Giving Voice to Patients on Ventilators: Perceptions of the Restraint Experience

Thursday, 15 July 2010: 8:30 AM

Sandra S. Dodd, MSN, CCRN
Nursing Administration, Martin Memorial Medical Center, Stuart, FL
Suzanne J. Crouch, EdD, MSN, ARNP, RN-BC
School of Nursing, Palm Beach Atlantic University, West Palm Beach, FL

Learning Objective 1: identify potential situations which may increase the level of anxiety of a patient who is physically restrained.

Learning Objective 2: create a plan of care for the restrained patient which includes maintaining patient safety while recognizing patient autonomy.

Purpose: Patients who are on ventilators and physical restraints often have little or no ”voice” to express their physical, emotional, or spiritual concerns. Even though the use of physical restraints is a standard of practice, physical restraints have been shown to cause psychological, physical, legal, and ethical problems (Mott, Poole. & Kenrick, 2005). While there is significant published work on restraints in regards to safety, ethical, and family concerns, there is little nursing research on patients' perceptions of the physical restraint experience (Happ, Tuite, Dobbin, Di-Virgilio-Thomas, & Kitutu, 2004). The purpose of this nursing research study was to view restraint experiences through the lens of patients' eyes and listen to their voices regarding their experiences.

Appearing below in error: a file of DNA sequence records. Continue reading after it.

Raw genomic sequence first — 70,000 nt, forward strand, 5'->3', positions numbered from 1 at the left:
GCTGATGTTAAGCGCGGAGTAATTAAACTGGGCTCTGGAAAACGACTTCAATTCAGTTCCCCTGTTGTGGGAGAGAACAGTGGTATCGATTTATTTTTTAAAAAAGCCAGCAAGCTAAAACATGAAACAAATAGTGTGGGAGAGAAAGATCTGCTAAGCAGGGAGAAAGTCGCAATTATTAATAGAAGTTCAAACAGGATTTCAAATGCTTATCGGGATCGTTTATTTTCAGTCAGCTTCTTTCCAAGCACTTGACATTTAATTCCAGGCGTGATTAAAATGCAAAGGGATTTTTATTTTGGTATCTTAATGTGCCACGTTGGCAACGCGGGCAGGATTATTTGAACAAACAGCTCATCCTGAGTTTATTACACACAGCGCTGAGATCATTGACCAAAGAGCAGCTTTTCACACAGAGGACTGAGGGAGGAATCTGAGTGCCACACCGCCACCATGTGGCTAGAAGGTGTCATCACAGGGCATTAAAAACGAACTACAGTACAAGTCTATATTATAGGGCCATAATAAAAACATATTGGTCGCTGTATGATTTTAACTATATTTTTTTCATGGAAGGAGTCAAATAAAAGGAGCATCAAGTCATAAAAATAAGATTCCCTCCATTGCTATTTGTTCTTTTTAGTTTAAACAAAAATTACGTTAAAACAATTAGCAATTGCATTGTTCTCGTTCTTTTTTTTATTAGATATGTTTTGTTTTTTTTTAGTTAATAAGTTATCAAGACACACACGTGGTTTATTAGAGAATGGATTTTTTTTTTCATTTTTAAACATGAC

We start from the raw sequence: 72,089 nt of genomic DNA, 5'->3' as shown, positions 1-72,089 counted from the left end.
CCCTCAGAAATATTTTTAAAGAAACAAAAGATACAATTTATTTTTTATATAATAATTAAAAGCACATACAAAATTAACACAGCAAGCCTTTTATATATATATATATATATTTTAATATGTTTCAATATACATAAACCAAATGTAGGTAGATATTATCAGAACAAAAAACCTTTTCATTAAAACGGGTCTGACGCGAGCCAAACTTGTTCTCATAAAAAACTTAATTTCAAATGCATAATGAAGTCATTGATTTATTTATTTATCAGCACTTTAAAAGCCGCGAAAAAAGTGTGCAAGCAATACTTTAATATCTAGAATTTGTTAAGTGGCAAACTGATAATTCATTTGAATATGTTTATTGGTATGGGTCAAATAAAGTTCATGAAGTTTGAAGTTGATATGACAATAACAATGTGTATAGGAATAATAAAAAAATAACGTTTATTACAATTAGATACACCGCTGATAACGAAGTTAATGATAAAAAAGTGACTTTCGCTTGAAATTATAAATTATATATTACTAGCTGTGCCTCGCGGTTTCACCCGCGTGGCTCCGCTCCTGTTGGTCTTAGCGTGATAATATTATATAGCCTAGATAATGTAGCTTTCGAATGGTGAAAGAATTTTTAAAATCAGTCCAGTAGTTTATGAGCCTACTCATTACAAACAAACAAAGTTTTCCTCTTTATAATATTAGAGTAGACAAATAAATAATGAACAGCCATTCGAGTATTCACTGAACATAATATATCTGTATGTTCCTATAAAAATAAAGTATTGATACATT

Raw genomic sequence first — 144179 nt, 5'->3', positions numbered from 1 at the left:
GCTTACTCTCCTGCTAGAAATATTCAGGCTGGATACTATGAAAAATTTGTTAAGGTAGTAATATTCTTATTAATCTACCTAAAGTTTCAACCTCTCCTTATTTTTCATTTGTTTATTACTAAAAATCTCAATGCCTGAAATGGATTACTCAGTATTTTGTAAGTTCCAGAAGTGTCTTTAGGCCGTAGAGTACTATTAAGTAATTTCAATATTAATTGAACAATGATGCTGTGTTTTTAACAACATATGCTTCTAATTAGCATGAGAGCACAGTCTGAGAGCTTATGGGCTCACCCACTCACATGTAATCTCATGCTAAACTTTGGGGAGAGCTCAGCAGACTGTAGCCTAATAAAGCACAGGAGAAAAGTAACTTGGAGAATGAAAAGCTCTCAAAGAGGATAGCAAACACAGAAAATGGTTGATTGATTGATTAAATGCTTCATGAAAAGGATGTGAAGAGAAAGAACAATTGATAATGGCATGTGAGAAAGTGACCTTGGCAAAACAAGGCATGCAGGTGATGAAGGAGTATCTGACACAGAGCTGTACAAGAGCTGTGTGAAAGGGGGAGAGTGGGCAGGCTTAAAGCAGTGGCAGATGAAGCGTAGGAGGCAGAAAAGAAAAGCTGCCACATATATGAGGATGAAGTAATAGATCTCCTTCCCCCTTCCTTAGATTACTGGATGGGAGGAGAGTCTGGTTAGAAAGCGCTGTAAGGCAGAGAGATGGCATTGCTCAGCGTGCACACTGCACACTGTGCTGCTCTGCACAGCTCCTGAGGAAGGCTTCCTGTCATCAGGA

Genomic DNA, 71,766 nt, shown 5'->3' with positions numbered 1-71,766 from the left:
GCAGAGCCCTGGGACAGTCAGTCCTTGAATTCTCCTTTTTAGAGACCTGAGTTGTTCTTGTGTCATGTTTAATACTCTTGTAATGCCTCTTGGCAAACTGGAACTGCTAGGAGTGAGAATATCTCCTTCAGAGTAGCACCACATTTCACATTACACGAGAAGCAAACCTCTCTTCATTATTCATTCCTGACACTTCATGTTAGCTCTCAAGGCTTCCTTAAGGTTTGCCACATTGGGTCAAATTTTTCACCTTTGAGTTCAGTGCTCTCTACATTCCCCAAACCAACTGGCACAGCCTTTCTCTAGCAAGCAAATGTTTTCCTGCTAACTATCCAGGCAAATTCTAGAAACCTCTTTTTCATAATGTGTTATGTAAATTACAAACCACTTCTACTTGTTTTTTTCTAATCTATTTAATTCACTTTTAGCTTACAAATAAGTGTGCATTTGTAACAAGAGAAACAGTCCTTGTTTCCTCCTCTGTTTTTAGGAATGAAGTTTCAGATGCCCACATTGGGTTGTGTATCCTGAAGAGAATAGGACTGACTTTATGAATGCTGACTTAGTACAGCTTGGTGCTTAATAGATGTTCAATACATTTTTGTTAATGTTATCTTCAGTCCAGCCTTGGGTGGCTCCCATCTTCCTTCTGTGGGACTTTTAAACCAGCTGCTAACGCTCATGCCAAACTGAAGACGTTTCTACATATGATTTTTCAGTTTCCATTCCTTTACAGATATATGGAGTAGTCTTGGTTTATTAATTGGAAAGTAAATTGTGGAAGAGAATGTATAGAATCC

Methods: Fifty patients who had been admitted to one of four Intensive Care Units at two medical centers in southeastern Florida participated in the study. After the patient was weaned from the ventilator and removed from restraints, the nurse researcher contacted the patient to conduct an interview with the intent of listening to the patients' perceptions of the restraint experience.

Results: Qualitative analysis revealed recurring themes of anxiety and helplessness related to loss of autonomy. “I felt bad. I felt like an animal tied down.” “Frightened, I was unable to complete my prayer with making the sign of the cross.”  “Even though my arms were exercised periodically by the nurse, I could not move them very well for days after I was released.” “I felt like I was drowning from reflux.”

Conclusion: The information gathered may shed new light on patients’ anxieties and perceptions of the ventilator and restraint experience. Additionally, findings may aid healthcare workers in actively listening to patients' voices. Implications for nursing practice may include an improvement in patient autonomy and an enhancement in overall quality of care and patient satisfaction.